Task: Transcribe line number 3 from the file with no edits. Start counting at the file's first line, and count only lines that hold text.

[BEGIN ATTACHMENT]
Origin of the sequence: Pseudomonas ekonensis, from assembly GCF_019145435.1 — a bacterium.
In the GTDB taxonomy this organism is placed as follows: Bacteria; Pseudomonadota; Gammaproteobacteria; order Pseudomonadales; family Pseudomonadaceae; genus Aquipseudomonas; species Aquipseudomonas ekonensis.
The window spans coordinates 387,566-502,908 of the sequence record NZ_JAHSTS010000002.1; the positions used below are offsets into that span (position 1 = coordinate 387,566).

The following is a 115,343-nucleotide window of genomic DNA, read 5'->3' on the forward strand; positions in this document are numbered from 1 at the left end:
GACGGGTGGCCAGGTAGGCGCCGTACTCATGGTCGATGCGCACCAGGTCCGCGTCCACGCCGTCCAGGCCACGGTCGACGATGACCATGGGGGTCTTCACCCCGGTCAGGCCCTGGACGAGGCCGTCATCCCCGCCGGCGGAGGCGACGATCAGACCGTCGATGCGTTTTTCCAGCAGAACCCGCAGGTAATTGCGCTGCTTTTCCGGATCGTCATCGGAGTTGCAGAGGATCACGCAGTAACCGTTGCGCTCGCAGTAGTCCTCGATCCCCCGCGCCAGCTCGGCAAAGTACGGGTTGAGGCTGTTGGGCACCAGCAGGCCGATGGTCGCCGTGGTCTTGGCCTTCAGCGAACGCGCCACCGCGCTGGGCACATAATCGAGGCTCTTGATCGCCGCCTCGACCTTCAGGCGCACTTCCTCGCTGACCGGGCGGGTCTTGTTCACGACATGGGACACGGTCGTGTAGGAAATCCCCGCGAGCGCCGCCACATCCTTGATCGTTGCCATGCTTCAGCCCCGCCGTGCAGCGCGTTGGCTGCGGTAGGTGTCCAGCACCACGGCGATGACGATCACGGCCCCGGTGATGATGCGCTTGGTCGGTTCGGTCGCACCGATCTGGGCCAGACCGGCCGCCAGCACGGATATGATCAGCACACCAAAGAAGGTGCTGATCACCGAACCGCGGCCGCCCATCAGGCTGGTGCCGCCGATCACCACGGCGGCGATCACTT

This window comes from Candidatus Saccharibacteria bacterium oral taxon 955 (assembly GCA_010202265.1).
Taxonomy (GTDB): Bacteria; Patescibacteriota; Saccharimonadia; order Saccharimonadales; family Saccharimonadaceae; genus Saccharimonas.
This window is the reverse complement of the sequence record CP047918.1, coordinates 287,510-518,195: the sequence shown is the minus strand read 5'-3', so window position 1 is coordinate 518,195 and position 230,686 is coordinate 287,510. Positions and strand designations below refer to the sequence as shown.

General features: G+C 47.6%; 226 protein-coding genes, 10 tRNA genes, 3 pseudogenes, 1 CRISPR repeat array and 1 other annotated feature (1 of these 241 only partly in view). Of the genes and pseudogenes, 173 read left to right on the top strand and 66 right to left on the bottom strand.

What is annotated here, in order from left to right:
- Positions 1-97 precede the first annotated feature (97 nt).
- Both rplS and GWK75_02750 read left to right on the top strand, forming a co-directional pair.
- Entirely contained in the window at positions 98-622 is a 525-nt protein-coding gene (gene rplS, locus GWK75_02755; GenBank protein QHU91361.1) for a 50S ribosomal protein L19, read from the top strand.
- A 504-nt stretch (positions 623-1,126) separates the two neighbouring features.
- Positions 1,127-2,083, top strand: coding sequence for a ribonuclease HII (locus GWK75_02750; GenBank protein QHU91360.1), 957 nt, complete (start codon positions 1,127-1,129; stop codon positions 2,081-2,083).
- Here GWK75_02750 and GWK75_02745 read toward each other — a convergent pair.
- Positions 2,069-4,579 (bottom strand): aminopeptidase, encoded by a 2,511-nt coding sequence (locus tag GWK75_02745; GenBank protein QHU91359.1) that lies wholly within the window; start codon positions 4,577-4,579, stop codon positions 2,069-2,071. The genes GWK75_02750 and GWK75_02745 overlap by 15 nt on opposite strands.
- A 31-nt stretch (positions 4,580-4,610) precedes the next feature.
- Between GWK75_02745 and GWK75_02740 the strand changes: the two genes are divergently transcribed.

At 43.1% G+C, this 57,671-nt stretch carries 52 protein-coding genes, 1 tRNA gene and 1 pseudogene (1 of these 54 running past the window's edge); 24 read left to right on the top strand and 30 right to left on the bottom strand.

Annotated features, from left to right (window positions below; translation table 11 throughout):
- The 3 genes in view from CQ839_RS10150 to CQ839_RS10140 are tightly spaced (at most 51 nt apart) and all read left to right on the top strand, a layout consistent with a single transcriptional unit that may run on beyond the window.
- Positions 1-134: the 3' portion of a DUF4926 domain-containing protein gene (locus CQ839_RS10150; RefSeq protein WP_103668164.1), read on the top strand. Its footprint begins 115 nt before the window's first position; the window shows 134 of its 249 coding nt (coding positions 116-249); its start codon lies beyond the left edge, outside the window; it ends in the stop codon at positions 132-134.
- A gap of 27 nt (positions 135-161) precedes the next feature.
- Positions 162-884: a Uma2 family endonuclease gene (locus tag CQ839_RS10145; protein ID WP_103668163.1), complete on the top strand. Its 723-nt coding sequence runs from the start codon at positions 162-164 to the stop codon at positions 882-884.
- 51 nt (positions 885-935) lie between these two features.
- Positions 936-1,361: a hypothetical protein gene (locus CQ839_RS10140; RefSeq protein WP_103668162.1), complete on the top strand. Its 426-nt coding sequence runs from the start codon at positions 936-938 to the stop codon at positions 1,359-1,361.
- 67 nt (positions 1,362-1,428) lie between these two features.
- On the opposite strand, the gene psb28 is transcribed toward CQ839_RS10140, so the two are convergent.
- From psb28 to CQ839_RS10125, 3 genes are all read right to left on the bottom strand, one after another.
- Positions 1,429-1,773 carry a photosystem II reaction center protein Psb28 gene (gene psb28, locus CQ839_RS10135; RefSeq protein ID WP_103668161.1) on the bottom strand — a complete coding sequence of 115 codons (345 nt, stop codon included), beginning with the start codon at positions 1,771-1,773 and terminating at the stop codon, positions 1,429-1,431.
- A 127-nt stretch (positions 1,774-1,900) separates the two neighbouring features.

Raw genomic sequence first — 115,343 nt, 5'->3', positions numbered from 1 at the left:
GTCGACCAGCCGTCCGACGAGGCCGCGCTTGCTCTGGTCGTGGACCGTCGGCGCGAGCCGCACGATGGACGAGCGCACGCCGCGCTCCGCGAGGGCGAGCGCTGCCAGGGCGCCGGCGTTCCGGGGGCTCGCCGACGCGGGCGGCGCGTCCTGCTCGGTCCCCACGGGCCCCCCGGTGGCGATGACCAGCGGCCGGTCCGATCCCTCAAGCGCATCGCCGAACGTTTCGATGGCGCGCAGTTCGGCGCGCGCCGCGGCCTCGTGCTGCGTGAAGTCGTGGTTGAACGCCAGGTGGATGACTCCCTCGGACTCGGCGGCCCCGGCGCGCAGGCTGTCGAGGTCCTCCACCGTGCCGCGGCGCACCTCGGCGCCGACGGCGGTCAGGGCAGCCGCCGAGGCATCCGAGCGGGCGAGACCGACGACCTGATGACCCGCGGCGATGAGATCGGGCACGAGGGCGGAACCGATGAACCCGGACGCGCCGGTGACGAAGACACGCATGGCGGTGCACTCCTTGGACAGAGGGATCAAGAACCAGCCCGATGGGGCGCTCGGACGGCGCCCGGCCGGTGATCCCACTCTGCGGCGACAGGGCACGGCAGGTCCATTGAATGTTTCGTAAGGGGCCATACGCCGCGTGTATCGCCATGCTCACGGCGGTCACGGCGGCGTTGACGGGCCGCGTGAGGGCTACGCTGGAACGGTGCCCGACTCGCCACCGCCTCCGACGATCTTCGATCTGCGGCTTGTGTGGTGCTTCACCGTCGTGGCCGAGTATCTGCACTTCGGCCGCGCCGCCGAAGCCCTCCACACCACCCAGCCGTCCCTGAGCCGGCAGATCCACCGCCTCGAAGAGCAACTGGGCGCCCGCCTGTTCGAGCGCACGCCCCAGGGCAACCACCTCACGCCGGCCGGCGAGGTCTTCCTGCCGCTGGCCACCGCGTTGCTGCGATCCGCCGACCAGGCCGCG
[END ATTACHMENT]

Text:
The window spans coordinates 387,566-502,908 of the sequence record NZ_JAHSTS010000002.1; the positions used below are offsets into that span (position 1 = coordinate 387,566).